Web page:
Without the support to achieve their goals, customers suffer. They feel like a failure at grilling. They feel jaded about the software. They feel silly for injuring themselves a week into that new exercise regimen. Education can shape not just a customer experience, but better someone’s experience as a person.
Related Article: 3 Steps to Start Your Customer Experience Program
Brands, like people, sometimes fail or let us down. As with people, we learn the most about their character in those moments.
We all know how disappointing or maddening it is when a brand tries to deflect responsibility. They blame it on user error. They suspect the customer of doing something improperly or lying about the circumstances. They’re exasperated to even be dealing with the situation.
Oppositely, some brands own their responsibility and act according to the severity of the situation. Their reply is prompt and professional. There’s no blaming; the focus is on making things right or even better than before. The customer’s trust feels validated, their education worth the effort.
Some brands take on responsibilities that are unexpected or unenforceable. They tell you that a subscription is going to renew before they charge you(!). Maybe they switch to a more sustainable energy source or take on a social cause — and find that sweet spot between informing customers and gloating about it. They choose to be responsible without being forced to do so.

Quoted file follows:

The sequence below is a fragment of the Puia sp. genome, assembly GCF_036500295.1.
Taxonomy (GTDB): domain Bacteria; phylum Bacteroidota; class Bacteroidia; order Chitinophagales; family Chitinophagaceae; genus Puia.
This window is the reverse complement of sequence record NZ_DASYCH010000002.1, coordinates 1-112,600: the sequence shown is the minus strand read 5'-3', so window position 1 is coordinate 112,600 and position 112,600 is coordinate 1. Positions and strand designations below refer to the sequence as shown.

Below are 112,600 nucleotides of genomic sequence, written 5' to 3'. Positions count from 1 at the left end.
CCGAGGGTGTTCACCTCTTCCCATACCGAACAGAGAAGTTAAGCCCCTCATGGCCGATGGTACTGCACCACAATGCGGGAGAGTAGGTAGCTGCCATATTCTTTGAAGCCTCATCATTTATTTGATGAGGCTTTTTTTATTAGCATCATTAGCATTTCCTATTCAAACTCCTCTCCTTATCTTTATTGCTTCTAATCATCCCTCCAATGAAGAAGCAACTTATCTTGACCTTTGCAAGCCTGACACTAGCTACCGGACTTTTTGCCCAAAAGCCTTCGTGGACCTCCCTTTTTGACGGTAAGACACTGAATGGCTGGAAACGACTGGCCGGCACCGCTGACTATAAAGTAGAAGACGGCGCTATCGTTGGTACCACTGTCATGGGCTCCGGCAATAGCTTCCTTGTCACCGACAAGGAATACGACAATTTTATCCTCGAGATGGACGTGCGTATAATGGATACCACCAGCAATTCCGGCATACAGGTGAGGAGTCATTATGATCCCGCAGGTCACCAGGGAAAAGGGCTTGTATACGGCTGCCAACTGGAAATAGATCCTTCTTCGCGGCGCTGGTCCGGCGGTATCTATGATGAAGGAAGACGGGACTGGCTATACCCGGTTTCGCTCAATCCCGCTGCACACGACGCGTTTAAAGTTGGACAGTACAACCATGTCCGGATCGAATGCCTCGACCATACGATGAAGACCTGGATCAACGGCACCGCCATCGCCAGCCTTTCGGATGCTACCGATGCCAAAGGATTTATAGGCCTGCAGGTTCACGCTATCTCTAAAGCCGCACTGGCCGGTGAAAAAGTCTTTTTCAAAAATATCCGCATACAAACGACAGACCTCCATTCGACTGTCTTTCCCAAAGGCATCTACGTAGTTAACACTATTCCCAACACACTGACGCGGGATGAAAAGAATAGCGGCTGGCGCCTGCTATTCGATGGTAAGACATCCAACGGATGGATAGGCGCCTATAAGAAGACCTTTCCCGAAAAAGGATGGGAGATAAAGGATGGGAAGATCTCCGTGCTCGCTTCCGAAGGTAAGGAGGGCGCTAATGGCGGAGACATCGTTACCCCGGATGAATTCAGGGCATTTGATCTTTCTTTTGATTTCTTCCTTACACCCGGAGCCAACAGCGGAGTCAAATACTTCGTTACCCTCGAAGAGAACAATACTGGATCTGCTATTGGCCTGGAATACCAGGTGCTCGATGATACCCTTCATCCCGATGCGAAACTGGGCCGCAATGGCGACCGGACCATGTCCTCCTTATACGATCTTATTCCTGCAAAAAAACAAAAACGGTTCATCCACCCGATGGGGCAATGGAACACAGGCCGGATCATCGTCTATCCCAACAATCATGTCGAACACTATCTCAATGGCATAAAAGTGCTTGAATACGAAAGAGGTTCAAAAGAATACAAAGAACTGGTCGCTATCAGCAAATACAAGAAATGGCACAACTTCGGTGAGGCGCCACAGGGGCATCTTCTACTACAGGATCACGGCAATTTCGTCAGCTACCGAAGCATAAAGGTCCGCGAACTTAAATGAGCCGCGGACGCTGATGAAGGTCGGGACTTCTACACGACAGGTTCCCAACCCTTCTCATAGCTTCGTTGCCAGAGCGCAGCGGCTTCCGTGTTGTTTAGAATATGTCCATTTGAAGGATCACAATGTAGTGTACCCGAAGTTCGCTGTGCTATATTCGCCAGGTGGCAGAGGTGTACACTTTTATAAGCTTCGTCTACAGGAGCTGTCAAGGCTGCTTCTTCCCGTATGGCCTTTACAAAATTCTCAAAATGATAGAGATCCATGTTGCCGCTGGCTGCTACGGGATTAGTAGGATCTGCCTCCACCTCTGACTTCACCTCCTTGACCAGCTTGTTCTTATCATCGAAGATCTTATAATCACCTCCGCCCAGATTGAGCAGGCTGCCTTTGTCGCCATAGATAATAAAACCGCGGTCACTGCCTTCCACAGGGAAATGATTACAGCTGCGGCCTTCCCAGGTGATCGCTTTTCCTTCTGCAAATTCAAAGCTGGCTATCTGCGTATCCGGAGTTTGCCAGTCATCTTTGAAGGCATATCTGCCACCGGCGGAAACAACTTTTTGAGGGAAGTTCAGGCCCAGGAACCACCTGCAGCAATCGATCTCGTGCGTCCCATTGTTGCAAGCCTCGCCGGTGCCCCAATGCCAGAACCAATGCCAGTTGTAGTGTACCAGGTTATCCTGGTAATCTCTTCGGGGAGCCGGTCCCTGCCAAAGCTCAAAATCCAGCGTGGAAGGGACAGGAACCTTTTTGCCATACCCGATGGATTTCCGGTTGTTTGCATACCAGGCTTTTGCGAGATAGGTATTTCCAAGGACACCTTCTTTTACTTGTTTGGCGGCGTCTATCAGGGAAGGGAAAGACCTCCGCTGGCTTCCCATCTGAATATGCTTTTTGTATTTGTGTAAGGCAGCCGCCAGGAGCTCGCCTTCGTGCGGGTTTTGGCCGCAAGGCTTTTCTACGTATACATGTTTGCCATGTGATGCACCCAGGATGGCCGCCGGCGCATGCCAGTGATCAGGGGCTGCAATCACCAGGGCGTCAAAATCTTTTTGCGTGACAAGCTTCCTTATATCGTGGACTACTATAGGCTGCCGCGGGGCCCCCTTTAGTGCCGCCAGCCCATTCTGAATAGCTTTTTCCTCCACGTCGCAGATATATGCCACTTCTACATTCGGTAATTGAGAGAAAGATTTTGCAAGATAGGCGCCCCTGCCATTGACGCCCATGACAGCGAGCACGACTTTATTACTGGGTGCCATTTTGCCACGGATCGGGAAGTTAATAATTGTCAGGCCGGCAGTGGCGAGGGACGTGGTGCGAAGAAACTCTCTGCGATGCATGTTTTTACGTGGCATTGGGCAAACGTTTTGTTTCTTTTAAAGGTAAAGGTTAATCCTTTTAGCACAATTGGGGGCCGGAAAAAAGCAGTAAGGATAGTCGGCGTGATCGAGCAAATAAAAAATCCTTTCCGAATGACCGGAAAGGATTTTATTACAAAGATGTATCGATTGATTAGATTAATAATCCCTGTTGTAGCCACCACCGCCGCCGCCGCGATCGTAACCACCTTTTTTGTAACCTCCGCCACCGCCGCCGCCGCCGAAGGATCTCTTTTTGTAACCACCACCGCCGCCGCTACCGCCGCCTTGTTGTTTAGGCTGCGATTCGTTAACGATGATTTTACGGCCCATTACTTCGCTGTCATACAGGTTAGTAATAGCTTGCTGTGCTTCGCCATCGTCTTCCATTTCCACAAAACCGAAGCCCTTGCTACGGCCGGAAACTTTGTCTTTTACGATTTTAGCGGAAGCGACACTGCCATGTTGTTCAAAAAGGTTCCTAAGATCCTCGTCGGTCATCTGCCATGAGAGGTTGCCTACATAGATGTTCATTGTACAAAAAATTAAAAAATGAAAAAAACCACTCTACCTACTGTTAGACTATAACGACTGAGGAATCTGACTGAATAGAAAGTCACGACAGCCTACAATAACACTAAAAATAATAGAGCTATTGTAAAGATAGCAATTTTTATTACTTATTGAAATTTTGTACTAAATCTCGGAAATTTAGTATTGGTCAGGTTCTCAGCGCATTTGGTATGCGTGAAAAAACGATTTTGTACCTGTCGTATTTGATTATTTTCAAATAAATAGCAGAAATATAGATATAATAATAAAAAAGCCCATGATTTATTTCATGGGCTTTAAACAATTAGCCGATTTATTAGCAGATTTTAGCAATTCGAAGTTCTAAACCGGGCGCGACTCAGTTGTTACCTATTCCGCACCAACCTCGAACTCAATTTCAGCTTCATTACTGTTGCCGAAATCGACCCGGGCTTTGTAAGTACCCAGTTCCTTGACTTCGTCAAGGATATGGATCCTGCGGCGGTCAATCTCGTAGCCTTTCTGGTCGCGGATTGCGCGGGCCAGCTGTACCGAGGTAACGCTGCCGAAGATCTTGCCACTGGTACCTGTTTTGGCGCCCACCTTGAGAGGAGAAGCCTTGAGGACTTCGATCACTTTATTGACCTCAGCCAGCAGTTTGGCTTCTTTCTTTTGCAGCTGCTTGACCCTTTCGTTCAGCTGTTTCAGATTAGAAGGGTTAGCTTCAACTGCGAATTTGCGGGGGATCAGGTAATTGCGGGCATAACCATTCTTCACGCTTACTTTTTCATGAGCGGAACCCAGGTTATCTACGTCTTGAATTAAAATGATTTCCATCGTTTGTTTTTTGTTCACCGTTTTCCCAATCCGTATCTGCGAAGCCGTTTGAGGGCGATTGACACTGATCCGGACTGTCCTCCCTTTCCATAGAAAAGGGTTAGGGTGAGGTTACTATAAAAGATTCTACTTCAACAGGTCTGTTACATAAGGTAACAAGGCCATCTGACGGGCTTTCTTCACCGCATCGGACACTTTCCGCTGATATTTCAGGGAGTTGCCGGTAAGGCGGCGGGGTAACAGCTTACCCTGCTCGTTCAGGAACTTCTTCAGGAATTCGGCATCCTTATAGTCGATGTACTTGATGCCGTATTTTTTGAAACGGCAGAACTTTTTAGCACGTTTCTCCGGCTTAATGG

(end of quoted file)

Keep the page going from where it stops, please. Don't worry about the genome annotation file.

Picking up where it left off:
A Human Vocabulary for CX
CX technology doesn’t change customer experiences when we lack the vocabulary to describe what we want to change. Being “customer-centric” or “customer-obsessed” is too vague (and who wants a business to “obsess” about them anyway?). Jargon about “personalizing content” or “unifying digital experience” speaks to technique, not the substance of an experience.
Rather, we need an underlying theory of CX that recognizes customers as human beings, not just biological systems that click “purchase.” Maybe simple words like trust, education and responsibility can fill a void in how we approach customer experience.